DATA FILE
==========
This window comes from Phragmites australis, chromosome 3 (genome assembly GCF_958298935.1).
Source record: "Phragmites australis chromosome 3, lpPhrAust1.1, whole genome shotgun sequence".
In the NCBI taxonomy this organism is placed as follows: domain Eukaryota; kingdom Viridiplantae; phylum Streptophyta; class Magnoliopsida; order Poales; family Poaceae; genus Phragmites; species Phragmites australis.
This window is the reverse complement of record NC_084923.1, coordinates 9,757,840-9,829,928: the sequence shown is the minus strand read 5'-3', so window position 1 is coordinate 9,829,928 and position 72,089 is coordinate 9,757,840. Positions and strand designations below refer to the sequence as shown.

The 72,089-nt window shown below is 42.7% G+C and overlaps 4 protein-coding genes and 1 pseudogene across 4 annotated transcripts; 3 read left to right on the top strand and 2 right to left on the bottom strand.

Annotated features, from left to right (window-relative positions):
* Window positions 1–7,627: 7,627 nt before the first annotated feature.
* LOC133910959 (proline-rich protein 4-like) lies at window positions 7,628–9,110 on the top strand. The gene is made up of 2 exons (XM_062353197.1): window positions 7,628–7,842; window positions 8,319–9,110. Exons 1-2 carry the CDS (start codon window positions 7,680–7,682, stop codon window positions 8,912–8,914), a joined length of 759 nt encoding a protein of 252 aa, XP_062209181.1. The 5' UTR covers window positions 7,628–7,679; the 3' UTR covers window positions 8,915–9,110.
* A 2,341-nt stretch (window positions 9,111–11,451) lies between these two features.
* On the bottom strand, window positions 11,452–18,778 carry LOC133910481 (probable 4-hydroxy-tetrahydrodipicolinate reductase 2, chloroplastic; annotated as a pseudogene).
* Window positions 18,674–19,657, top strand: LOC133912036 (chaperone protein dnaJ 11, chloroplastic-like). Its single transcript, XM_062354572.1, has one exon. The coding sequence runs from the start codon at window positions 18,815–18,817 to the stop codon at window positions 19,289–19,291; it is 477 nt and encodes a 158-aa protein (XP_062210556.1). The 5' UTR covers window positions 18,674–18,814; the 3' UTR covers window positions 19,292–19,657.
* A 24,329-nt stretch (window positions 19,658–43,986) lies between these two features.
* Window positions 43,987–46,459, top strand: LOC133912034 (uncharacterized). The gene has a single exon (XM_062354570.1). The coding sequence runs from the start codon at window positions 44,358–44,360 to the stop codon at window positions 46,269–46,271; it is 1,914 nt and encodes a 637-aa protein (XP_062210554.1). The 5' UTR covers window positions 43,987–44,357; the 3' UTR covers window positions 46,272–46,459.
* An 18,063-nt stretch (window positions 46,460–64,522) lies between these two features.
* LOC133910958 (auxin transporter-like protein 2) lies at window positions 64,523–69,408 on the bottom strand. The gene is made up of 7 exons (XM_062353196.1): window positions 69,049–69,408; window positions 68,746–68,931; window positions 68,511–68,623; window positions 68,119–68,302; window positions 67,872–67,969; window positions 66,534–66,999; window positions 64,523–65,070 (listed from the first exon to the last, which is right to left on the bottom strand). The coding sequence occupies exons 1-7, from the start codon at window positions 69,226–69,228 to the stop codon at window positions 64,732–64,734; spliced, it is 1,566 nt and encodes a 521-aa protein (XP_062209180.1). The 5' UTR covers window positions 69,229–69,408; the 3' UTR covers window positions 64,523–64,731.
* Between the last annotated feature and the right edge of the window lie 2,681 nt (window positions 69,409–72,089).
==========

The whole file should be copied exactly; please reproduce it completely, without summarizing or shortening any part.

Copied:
This window comes from Phragmites australis, chromosome 3 (genome assembly GCF_958298935.1).
Source record: "Phragmites australis chromosome 3, lpPhrAust1.1, whole genome shotgun sequence".
In the NCBI taxonomy this organism is placed as follows: domain Eukaryota; kingdom Viridiplantae; phylum Streptophyta; class Magnoliopsida; order Poales; family Poaceae; genus Phragmites; species Phragmites australis.
This window is the reverse complement of record NC_084923.1, coordinates 9,757,840-9,829,928: the sequence shown is the minus strand read 5'-3', so window position 1 is coordinate 9,829,928 and position 72,089 is coordinate 9,757,840. Positions and strand designations below refer to the sequence as shown.

The 72,089-nt window shown below is 42.7% G+C and overlaps 4 protein-coding genes and 1 pseudogene across 4 annotated transcripts; 3 read left to right on the top strand and 2 right to left on the bottom strand.

Annotated features, from left to right (window-relative positions):
* Window positions 1–7,627: 7,627 nt before the first annotated feature.
* LOC133910959 (proline-rich protein 4-like) lies at window positions 7,628–9,110 on the top strand. The gene is made up of 2 exons (XM_062353197.1): window positions 7,628–7,842; window positions 8,319–9,110. Exons 1-2 carry the CDS (start codon window positions 7,680–7,682, stop codon window positions 8,912–8,914), a joined length of 759 nt encoding a protein of 252 aa, XP_062209181.1. The 5' UTR covers window positions 7,628–7,679; the 3' UTR covers window positions 8,915–9,110.
* A 2,341-nt stretch (window positions 9,111–11,451) lies between these two features.
* On the bottom strand, window positions 11,452–18,778 carry LOC133910481 (probable 4-hydroxy-tetrahydrodipicolinate reductase 2, chloroplastic; annotated as a pseudogene).
* Window positions 18,674–19,657, top strand: LOC133912036 (chaperone protein dnaJ 11, chloroplastic-like). Its single transcript, XM_062354572.1, has one exon. The coding sequence runs from the start codon at window positions 18,815–18,817 to the stop codon at window positions 19,289–19,291; it is 477 nt and encodes a 158-aa protein (XP_062210556.1). The 5' UTR covers window positions 18,674–18,814; the 3' UTR covers window positions 19,292–19,657.
* A 24,329-nt stretch (window positions 19,658–43,986) lies between these two features.
* Window positions 43,987–46,459, top strand: LOC133912034 (uncharacterized). The gene has a single exon (XM_062354570.1). The coding sequence runs from the start codon at window positions 44,358–44,360 to the stop codon at window positions 46,269–46,271; it is 1,914 nt and encodes a 637-aa protein (XP_062210554.1). The 5' UTR covers window positions 43,987–44,357; the 3' UTR covers window positions 46,272–46,459.
* An 18,063-nt stretch (window positions 46,460–64,522) lies between these two features.
* LOC133910958 (auxin transporter-like protein 2) lies at window positions 64,523–69,408 on the bottom strand. The gene is made up of 7 exons (XM_062353196.1): window positions 69,049–69,408; window positions 68,746–68,931; window positions 68,511–68,623; window positions 68,119–68,302; window positions 67,872–67,969; window positions 66,534–66,999; window positions 64,523–65,070 (listed from the first exon to the last, which is right to left on the bottom strand). The coding sequence occupies exons 1-7, from the start codon at window positions 69,226–69,228 to the stop codon at window positions 64,732–64,734; spliced, it is 1,566 nt and encodes a 521-aa protein (XP_062209180.1). The 5' UTR covers window positions 69,229–69,408; the 3' UTR covers window positions 64,523–64,731.
* Between the last annotated feature and the right edge of the window lie 2,681 nt (window positions 69,409–72,089).